Possession is a complex topic.

Bouvier has the following to say on the subject, which is quite enlightening when you apply it to property:

POSSESSION, intern. law. By possession is meant a country which is held by no other title than mere conquest.
    2. In this sense Possession differs from a dependency, which belongs rightfully to the country which has dominion over it; and from colony, which is a country settled by citizens or subjects of the mother country. 3 Wash. C. C. R. 286.

POSSESSION, property. The detention or enjoyment of a thing which a man holds or exercises by himself or by another who keeps or exercises it in his name. By the possession of a thing, we always conceive the condition, in which not only one's own dealing with the thing is physically possible, but every other person's dealing with it is capable of being excluded. Thus, the seaman possesses his ship, but not the water in which it moves, although he makes each subserve his purpose.
    2. In order to complete a possession two things are required. 1st. That there be an occupancy, apprehension, (q.v.) or taking. 2dly. That the taking be with an intent to possess (animus possidendi), hence persons who have no legal wills, as children and idiots, cannot possess or acquire possession. Poth. h. It.; Etienne, h.t. See Mer. R. 358; Abbott on Ship. 9, et seq. But an infant of sufficient understanding may lawfully acquire the possession of a thing.
    3. Possession is natural or civil; natural, when a man detains a thing corporeal, as by occupying a house, cultivating grounds or retaining a movable in his custody; possession is civil, when a person ceases to reside in the house, or on the land which he occupied, or to detain the movable he possessed, but without intending to abandon the possession. See, as to possession of lands, 2 Bl. Com. 116; Hamm. Parties, 178; 1 McLean's R. 214, 265.
    4. Possession is also actual or constructive; actual, when the thing is in the immediate occupancy of the party. 3 Dey. R. 34. Constructive, when a man claims to hold by virtue of some title, without having the actual Occupancy; as, when the owner of a lot of land, regularly laid out, is in possession of any part, he is considered constructively in possession of the whole. 11 Vern. R. 129. What removal of property or loss of possession will be sufficient to constitute larceny, vide 2 Chit. Cr. Law, 919; 19 Jurist, 14; Etienne, h.t. Civ. Code of Louis. 3391, et seq.
    5. Possession, in the civil law, is divided into natural and civil. The same division is adopted by the Civil Code of Louisiana.
    6. Natural possession is that by which a man detains a thing corporeal, as by occupying a house, cultivating ground, or retaining a movable in his possession. Natural possession is also defined to be the corporeal detention of a thing, which we possess as belonging to us, without any title to that possession, or with a title which is void. Civ. Code of Lo. art. 3391, 3393.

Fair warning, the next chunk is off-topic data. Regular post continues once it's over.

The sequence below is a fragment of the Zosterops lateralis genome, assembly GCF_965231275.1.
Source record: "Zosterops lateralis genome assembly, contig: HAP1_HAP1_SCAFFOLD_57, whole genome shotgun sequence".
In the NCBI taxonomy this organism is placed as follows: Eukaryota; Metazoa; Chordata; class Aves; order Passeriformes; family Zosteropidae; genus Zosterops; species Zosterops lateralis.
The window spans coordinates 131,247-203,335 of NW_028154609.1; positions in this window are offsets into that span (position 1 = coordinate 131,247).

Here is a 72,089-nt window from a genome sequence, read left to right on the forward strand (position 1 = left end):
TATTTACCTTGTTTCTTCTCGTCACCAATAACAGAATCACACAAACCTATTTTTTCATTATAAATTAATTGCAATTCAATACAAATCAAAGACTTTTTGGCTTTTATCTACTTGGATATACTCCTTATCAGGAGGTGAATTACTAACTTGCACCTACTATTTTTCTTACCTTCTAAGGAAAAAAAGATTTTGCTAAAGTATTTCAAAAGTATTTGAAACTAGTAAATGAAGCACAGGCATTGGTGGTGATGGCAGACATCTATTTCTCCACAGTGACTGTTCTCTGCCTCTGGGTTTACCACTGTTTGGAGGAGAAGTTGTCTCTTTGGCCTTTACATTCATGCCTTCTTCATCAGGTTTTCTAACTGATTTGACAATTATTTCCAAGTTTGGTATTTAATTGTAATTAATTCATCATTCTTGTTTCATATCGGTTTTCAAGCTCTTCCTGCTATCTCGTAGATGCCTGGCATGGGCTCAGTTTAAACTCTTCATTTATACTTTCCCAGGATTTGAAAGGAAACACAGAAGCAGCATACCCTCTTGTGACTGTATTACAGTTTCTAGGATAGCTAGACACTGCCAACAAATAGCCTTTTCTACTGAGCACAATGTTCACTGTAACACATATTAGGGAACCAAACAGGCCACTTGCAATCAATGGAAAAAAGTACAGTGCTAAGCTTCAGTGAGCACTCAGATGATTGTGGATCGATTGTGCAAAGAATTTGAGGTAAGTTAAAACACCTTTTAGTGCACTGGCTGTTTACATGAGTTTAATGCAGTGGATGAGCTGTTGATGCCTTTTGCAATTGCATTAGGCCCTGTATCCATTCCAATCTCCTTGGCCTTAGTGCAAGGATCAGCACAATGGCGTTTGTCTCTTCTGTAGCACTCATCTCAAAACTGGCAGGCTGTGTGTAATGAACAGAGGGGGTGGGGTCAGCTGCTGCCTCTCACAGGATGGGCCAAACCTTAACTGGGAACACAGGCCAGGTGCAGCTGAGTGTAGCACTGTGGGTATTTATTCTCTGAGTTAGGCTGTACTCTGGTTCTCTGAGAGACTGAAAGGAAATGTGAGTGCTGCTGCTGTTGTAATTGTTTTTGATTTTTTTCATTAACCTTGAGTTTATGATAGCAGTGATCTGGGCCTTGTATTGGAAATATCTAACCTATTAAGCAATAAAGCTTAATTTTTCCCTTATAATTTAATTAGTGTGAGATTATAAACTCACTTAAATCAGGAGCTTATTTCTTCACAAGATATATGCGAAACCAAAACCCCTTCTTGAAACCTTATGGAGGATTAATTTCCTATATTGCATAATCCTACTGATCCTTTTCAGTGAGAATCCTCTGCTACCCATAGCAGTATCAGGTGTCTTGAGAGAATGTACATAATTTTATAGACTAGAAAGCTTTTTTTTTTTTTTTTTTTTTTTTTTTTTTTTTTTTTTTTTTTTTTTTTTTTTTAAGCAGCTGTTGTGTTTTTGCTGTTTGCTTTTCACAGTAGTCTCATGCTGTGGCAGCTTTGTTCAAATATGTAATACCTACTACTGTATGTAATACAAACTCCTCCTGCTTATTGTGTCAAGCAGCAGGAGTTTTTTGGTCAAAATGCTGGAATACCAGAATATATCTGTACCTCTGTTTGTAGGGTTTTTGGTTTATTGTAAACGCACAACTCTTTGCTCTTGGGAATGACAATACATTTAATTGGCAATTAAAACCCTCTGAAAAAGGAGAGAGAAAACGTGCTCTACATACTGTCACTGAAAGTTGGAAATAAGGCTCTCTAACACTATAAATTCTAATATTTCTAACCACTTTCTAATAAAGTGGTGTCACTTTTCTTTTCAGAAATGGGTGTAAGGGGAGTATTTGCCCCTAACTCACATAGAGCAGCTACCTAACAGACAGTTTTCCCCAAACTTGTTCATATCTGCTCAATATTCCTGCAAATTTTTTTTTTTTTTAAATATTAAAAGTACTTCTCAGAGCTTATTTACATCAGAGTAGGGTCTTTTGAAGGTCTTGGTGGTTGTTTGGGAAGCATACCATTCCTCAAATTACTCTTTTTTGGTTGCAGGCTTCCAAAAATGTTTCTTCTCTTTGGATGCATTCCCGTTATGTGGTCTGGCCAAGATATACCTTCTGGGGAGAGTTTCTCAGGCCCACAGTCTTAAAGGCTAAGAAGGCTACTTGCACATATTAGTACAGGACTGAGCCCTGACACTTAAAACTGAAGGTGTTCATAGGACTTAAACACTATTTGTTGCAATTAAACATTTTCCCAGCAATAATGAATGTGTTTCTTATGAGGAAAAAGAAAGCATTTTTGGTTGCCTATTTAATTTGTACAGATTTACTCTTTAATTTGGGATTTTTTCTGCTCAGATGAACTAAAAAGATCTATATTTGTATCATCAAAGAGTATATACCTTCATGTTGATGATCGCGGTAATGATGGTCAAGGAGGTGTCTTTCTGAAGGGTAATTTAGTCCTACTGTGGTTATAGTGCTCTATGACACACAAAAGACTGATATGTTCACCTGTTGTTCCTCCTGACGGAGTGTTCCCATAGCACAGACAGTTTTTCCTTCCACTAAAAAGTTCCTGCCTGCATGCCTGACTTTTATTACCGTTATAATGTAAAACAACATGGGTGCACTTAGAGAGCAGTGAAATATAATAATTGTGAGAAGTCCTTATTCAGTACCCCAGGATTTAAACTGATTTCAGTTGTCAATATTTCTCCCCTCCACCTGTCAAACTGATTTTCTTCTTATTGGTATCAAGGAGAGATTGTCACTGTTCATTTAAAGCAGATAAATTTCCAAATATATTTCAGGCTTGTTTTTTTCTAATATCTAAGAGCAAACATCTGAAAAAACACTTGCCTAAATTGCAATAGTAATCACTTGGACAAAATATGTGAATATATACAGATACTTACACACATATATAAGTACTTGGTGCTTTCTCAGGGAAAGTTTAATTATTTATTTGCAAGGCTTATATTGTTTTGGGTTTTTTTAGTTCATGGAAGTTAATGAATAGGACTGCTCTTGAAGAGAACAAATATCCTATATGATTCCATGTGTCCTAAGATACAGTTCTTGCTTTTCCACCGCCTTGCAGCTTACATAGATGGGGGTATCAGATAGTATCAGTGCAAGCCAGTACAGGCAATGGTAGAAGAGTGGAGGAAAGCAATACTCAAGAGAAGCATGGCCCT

7. Possession is civil, when a person ceases to reside in a house or on the land which he occupied, or to detain the movable which he possessed, but without intending to abandon the possession. It is the detention of a thing, by virtue of a just title, and under the conviction of possessing as owner. Id. art. 3392, 3394.
    8. Possession applies properly only to corporeal things, movables and immovables. The possession of incorporeal rights, such as servitudes and other rights of that nature, is only a quasi. possession, and is exercised by a species of possession of which these rights are susceptible. Id. art. 3395.
    9. Possession may be enjoyed by the proprietor of the, thing, or by another for him; thus the proprietor of a house possesses it by his tenant or farmer.
   10. To acquire possession of a property, two things are requisite. 1. The intention of possessing as owner. 2. The corporeal possession of the thing. Id. art. 3399.
   11. Possession is lost with or without the consent of the possessor. It is lost with his consent, 1. When he transfers this possession to another with the intention to divest himself of it. 2. When he does some act, which manifests his intention of abandoning possession, as when a man throws into the street furniture or clothes, of which he no longer chooses to make use. Id. art. 3411. A possessor of an estate loses the possession against his consent. 1. When another expels him from it, whether by force in driving him away, or by usurping possession during his absence, and preventing him from reentering. 2. When the possessor of an estate allows it to be usurped, and held for a year, without, during that time, having done any act of possession, or interfered with the usurper's possession. Id. art. 3412.